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Mar 4, 1999

P.U.P. takes City Council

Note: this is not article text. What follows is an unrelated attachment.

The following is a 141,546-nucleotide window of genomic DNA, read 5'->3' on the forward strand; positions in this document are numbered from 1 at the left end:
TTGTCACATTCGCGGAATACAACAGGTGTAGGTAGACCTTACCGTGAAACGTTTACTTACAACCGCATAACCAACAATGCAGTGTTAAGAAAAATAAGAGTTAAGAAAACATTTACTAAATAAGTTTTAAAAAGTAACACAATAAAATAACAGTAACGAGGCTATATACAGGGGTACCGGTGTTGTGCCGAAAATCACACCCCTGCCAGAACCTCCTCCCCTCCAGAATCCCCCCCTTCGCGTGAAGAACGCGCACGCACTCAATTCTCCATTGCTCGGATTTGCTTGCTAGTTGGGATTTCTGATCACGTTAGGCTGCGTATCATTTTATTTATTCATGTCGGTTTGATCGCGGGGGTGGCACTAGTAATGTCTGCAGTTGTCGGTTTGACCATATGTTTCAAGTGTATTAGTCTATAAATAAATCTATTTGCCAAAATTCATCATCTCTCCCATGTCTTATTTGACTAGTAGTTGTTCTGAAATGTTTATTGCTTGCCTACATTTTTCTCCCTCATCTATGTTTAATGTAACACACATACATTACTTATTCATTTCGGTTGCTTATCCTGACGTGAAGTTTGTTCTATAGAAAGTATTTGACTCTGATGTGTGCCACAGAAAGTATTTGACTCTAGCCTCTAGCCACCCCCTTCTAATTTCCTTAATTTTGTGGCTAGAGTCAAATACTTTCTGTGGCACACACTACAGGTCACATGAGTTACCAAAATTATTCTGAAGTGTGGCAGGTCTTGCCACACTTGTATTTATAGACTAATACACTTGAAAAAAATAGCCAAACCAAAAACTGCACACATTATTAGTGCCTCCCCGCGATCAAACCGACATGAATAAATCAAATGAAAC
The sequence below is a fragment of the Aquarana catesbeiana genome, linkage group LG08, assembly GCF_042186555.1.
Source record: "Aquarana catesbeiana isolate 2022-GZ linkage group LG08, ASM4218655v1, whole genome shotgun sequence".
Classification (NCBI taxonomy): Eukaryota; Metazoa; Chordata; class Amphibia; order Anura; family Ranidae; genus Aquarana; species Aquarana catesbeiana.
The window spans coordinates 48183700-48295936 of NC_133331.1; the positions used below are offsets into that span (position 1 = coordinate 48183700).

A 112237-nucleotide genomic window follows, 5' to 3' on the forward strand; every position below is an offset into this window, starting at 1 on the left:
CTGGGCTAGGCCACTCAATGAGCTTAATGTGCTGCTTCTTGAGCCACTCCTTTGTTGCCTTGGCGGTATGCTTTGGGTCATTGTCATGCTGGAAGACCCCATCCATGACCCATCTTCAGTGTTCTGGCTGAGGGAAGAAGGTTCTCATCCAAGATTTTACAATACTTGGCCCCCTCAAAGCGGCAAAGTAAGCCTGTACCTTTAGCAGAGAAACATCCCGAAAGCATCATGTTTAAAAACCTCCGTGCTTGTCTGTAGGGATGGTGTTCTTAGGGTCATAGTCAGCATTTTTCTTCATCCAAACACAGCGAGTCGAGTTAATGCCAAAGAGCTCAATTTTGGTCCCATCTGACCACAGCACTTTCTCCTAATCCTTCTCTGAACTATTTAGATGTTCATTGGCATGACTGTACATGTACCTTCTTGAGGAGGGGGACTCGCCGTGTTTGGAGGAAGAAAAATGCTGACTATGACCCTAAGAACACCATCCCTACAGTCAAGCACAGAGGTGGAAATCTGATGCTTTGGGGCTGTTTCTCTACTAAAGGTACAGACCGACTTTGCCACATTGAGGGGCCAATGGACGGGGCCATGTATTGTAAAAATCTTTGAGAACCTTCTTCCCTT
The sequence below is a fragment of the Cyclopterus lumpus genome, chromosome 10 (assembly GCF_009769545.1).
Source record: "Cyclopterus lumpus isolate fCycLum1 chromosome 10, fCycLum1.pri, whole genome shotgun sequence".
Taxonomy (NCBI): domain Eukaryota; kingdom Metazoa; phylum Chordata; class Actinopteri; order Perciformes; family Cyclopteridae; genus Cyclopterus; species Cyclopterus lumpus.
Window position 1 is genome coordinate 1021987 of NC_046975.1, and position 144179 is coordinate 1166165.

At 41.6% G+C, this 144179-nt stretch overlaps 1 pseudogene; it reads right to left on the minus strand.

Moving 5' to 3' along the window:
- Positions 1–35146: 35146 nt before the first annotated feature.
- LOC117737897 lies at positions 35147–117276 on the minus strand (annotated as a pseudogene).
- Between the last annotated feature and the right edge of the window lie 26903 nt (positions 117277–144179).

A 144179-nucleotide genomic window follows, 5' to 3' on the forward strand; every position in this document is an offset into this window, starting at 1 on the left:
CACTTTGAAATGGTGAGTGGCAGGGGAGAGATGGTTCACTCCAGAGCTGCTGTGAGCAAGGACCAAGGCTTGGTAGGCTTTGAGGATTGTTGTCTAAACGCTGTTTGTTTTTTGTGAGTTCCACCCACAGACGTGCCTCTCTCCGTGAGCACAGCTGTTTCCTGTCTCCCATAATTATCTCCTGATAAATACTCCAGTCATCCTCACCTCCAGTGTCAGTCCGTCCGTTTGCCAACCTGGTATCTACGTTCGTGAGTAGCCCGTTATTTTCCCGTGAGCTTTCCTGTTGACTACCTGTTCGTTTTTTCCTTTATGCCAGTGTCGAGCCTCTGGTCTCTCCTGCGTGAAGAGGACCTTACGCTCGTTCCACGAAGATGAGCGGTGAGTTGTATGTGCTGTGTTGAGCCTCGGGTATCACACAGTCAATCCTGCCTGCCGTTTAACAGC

Six months after massacring the Opposition in nationwide general elections the People’s United Party proved that its victory was no fluke. Amassing almost sixty percent of the total number of votes the P.U.P. installed a mayor and full ten member Belize City Council. The voting, which was largely along party lines, saw a former Mayor, David Fonseca defeat Anthony “Boots” Martinez in the city’s first direct election for mayor. The ten winning P.U.P. councilors, in order of popularity, are Marshall Nuñez, Raymond Cox, Gus Perera, Eloisa Trujeque, Danny Madrid, Lillette Barkley Waite, Darrell Carter, Yasmin Shoman, Merilyn Young and Austin Waight. Newcomer Patrick Faber topped the polls for the defeated U.D.P. slate, with veteran candidate Myrna Manzanares running close behind. The P.U.P. trend was evident early on as the votes were slowly tallied at Belize City Centre. There were few surprises as the P.U.P. rolled up majorities in the eight city constituencies where they now hold seats in the House, while losing only in the U.D.P. strongholds of Mesopotamia and Queen’s Square. The margin of victory left little room for doubt over the mood of Belize City voters. A look at the results from the 1996 City Council election, 1998 general elections in Belize City and yesterday’s poll shows a remarkably consistent split between blue and red in the city running approximately 60-40 for the P.U.P. If there was any consolation in the numbers for the losers it was that their citywide margin of defeat narrowed ever so slightly, shrinking by 1.7 percentage points during the six months between the August twenty seventh general election and March 3rd Citco poll. And it will be difficult for the U.D.P. to claim that low turnout indicated widespread voter dissatisfaction. Despite early signs of dismal attendance, preliminary statistics indicate that a respectable 57.3 percent of registered voters exercised their franchise, a significantly higher number than in the last two municipal elections. Even if you factor in the difference between the old bloated voters list and the more up-to-date version there can be little room to deny that the People’s United Party has a massive mandate to govern.

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